Logistics and the last mile delivery has always been the biggest issue for e-commerce companies. The fastest growing customer base for e-commerce is turning out to be the tier-2 and tier-3 cities, which are also the most poorly connected. However, the rural customer, like his urban counterpart expects same day or at least same week deliveries, which, seeing things from their point of view is not too unfair.
With out of the box being the mantra of the hour, every e-commerce player is trying different ways to please their distant customers.
Jabong has, in a very smart turn, has launched its NextDoor service where customers can pick up what they have ordered online from the closest coffee shop, petrol station or tour operator.
“We are sitting on supply chain opportunity” said Praveen Sinha, co-founder and managing director of Jabong, which is piloting the most extensive initiative of its kind by an Indian ecommerce company. The trial for the pickup service will start this week in 39 towns, among them are Murshidabad in West Bengal, Chandausi in Uttar Pradesh, Dahod in Gujarat and Udhampur in Jammu & Kashmir. “Our hypothesis is that if we can provide convenient delivery support then there is potential to get 70% of our demand from non-metros” added Sinha. Jabong currently gets 50% of its revenue from non-metro centres
Jabong is putting in place a series of processes for the pickup service. “We have built the technology platform through which we can put in place checks and balances at each handshake point,” said Sinha. The platform will help the company keep track of orders reaching the pickup centre and ensure that the order is handed to the right customer. Partners will be paid for every order they fulfill.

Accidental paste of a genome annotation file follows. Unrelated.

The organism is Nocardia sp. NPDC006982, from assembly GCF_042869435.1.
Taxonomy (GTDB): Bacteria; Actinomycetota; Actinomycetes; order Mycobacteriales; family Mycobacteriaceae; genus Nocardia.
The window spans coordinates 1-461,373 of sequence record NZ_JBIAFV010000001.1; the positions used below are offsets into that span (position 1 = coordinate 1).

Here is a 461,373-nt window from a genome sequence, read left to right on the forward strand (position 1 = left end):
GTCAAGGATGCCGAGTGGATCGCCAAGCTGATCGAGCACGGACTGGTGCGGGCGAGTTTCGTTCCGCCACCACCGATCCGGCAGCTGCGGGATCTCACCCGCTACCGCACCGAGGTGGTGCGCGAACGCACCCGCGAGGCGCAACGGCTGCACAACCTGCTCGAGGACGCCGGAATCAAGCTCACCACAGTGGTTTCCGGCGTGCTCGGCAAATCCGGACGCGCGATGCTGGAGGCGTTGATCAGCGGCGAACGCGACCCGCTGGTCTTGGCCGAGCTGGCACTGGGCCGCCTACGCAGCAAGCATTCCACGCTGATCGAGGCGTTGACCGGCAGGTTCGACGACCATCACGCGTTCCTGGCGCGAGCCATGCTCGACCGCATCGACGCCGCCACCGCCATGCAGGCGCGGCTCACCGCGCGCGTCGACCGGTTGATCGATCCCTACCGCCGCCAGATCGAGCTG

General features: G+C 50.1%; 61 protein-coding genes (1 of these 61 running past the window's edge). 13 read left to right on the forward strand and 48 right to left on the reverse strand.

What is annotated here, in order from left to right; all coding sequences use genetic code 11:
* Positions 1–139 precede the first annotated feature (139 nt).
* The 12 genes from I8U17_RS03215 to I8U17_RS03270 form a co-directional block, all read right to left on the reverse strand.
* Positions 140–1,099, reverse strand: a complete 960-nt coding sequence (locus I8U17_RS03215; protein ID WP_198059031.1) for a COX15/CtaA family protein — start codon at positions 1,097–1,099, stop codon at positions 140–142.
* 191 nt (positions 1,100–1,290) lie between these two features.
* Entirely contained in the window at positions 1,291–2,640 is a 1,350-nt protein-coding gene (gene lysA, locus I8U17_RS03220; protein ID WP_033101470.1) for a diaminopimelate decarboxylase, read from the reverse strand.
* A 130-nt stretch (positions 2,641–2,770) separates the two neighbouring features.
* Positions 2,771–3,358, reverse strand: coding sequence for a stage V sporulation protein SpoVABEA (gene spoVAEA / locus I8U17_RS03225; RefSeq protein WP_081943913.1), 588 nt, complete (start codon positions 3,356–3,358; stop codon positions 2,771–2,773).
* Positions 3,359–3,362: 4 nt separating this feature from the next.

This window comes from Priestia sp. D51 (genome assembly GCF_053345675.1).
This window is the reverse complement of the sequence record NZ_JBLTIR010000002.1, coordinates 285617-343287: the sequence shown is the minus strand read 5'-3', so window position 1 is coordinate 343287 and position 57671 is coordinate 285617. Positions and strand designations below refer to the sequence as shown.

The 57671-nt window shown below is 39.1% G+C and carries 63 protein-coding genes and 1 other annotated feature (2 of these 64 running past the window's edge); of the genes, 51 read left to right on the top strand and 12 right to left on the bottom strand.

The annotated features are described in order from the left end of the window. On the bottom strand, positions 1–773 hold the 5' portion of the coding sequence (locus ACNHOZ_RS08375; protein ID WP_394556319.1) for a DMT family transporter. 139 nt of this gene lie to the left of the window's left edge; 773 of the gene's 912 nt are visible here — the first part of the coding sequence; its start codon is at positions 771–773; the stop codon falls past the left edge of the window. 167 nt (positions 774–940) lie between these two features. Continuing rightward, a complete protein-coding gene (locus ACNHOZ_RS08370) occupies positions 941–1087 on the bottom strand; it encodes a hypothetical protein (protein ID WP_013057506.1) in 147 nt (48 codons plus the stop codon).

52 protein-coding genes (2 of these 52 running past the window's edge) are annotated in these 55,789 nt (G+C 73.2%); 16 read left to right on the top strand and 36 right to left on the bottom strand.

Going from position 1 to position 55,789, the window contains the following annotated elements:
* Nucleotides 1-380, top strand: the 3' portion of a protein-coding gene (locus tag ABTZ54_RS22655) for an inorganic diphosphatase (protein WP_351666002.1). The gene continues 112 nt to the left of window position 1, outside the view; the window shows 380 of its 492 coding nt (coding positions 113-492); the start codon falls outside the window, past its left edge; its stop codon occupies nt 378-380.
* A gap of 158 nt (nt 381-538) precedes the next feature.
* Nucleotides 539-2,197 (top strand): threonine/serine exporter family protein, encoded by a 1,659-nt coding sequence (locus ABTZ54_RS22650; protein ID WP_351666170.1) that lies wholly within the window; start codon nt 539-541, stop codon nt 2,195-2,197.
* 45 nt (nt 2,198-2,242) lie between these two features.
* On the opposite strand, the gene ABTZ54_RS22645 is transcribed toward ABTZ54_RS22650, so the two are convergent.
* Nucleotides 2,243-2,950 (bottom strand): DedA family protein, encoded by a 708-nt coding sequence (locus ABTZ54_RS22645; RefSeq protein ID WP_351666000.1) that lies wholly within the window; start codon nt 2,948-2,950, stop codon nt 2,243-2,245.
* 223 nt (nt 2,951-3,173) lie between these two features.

On the other side, Amazon is playing with a different kind of technology. That Amazon was planning to use drones to deliver products is pretty old news. The latest rumour though is that India, not USA will be Amazon’s testing ground for Prime Air, the unmanned aerial vehicle project. Though Techcrunch rubbishes this as mere rumour, this could very well be true.
The Federal Aviation Administration of America is absolutely anti-drones and it will likely be many years before drone delivery is legalized in the USA. Jeff Bezos, Amazon’s CEO has not hidden the fact that the company is seeing India as its fastest growing market. With all the money that has already been invested in the prime air project, and all the restrictions with even doing a trial run of the project in the USA, there is a fair chance that the Amazon drones might be seen circling the Mumbai and Bengaluru skies with the rockets as early as Diwali.
It will be interesting though, to see which method works better – The extended human network of Jabong or the artificially intelligent drones of Amazon.